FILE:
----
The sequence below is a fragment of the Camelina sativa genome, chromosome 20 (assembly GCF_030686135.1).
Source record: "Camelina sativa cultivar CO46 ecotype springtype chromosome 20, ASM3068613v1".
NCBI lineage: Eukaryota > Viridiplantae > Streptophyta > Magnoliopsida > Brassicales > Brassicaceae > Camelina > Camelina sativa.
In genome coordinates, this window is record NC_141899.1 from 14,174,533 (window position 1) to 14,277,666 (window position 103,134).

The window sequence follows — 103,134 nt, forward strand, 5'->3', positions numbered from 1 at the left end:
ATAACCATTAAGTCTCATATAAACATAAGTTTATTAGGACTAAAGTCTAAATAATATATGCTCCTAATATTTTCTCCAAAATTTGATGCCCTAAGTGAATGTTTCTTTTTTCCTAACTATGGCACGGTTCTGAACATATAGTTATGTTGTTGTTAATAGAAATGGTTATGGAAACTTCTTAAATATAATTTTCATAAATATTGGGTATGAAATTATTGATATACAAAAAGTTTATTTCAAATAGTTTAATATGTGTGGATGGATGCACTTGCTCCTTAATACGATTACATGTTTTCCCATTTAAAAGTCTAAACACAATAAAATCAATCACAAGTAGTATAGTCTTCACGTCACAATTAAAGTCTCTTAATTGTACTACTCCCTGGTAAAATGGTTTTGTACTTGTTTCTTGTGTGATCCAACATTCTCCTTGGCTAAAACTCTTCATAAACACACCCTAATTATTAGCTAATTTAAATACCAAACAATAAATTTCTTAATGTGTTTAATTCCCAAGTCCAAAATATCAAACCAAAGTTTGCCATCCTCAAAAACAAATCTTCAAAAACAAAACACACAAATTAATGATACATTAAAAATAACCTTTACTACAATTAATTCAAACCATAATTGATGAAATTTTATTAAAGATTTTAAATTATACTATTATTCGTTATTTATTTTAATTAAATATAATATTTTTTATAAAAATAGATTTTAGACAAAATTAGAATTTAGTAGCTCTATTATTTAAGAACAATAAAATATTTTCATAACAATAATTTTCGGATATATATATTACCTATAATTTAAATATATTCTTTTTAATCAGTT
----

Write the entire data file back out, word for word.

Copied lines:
The sequence below is a fragment of the Camelina sativa genome, chromosome 20 (assembly GCF_030686135.1).
Source record: "Camelina sativa cultivar CO46 ecotype springtype chromosome 20, ASM3068613v1".
NCBI lineage: Eukaryota > Viridiplantae > Streptophyta > Magnoliopsida > Brassicales > Brassicaceae > Camelina > Camelina sativa.
In genome coordinates, this window is record NC_141899.1 from 14,174,533 (window position 1) to 14,277,666 (window position 103,134).

The window sequence follows — 103,134 nt, forward strand, 5'->3', positions numbered from 1 at the left end:
ATAACCATTAAGTCTCATATAAACATAAGTTTATTAGGACTAAAGTCTAAATAATATATGCTCCTAATATTTTCTCCAAAATTTGATGCCCTAAGTGAATGTTTCTTTTTTCCTAACTATGGCACGGTTCTGAACATATAGTTATGTTGTTGTTAATAGAAATGGTTATGGAAACTTCTTAAATATAATTTTCATAAATATTGGGTATGAAATTATTGATATACAAAAAGTTTATTTCAAATAGTTTAATATGTGTGGATGGATGCACTTGCTCCTTAATACGATTACATGTTTTCCCATTTAAAAGTCTAAACACAATAAAATCAATCACAAGTAGTATAGTCTTCACGTCACAATTAAAGTCTCTTAATTGTACTACTCCCTGGTAAAATGGTTTTGTACTTGTTTCTTGTGTGATCCAACATTCTCCTTGGCTAAAACTCTTCATAAACACACCCTAATTATTAGCTAATTTAAATACCAAACAATAAATTTCTTAATGTGTTTAATTCCCAAGTCCAAAATATCAAACCAAAGTTTGCCATCCTCAAAAACAAATCTTCAAAAACAAAACACACAAATTAATGATACATTAAAAATAACCTTTACTACAATTAATTCAAACCATAATTGATGAAATTTTATTAAAGATTTTAAATTATACTATTATTCGTTATTTATTTTAATTAAATATAATATTTTTTATAAAAATAGATTTTAGACAAAATTAGAATTTAGTAGCTCTATTATTTAAGAACAATAAAATATTTTCATAACAATAATTTTCGGATATATATATTACCTATAATTTAAATATATTCTTTTTAATCAGTT